Investing in Commercial Mortgages in the 60 ‘, 70’s and 80’s.
Twenty or thirty years ago, private investors gained access to the returns from this form of investment via what were known as ‘contributory mortgages’, typically offered by solicitors. A client of the solicitor sought to borrow money secured by way of a registered first mortgage over a commercial property e.g. office, retail shop or factory. The solicitor offered this to other clients of the legal firm in amounts of $5,000 or $10,000 and once the monies sought were fully raised, the loan was made and the investors received regular income. At the end of the loan term, the loan was repaid via sale of the asset or refinance, the monies repaid to investors and they could invest in another mortgage or indeed elsewhere. This form of investing was generally quite successful in providing clarity as to risk and reward and met the needs of borrowers and investors alike.
In later years these contributory mortgages were replaced with mortgage trusts which created large pools of mortgages and generated income payments from portfolios of loans. If an investor needed to exit before the end of an agreed term, (usually 3 years), they paid a penalty.
The liquidity problem
The advent of investor administration platforms (Master Trusts/Wraps) which sought immediate liquidity from underlying investment funds saw this change. The better managed mortgage trusts began to offer immediate liquidity, relying on new investment into the fund and loan repayments for the cash to meet these requests. It worked very well for many years.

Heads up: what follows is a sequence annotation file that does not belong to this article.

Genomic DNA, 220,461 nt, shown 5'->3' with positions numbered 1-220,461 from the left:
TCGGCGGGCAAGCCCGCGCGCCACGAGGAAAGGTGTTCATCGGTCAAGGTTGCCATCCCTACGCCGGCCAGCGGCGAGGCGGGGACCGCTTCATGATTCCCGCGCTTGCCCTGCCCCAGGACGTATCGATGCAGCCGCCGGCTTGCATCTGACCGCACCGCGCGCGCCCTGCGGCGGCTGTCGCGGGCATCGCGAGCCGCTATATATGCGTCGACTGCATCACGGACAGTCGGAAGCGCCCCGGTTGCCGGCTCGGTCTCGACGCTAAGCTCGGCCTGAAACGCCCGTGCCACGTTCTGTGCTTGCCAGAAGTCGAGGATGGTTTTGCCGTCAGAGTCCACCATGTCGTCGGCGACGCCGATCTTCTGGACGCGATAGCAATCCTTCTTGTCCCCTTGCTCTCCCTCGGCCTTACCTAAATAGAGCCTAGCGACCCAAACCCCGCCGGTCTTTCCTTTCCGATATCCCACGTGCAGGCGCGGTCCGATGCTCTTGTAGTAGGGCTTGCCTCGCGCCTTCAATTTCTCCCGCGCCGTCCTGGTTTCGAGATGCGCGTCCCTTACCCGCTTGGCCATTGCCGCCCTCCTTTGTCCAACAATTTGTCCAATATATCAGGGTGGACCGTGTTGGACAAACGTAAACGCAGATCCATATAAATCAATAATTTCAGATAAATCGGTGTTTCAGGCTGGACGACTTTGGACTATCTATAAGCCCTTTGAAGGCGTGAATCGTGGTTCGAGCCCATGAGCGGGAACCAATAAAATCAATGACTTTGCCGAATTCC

However, the GFC caused investors to seek to use this liquidity to get their monies back and as liquidity disappeared, the funds were forced to close and pay investors out as and when loans fell due, which took several years or longer. Fundamentally there was nothing wrong with these trusts or their underlying investments, rather the structure did not work in the environment created by the GFC.
With Australian interest rates at their lowest level historically, is it time to re-visit?
Official interest rates hitting their lowest level ever in August 2013 was not good for investors requiring income to fund their retirement. There is no doubt that bank term deposits have served investors well over the last few years, however with returns in the latter part of 201typically between 3% p.a. and a tad over 4% p.a. what else can investors consider?
Investing in individual mortgages supported by commercial real estate may be one answer. It’s now possible to invest in commercial mortgages offering returns of between 6% p.a. and 8% p.a. with income paid quarterly and terms of ranging from a few months to several years.
It’s important to note that commercial mortgage investments don't offer the same low risk profiles of bank term deposits so investors should ensure that any premium they receive offsets any perceived changes in risk.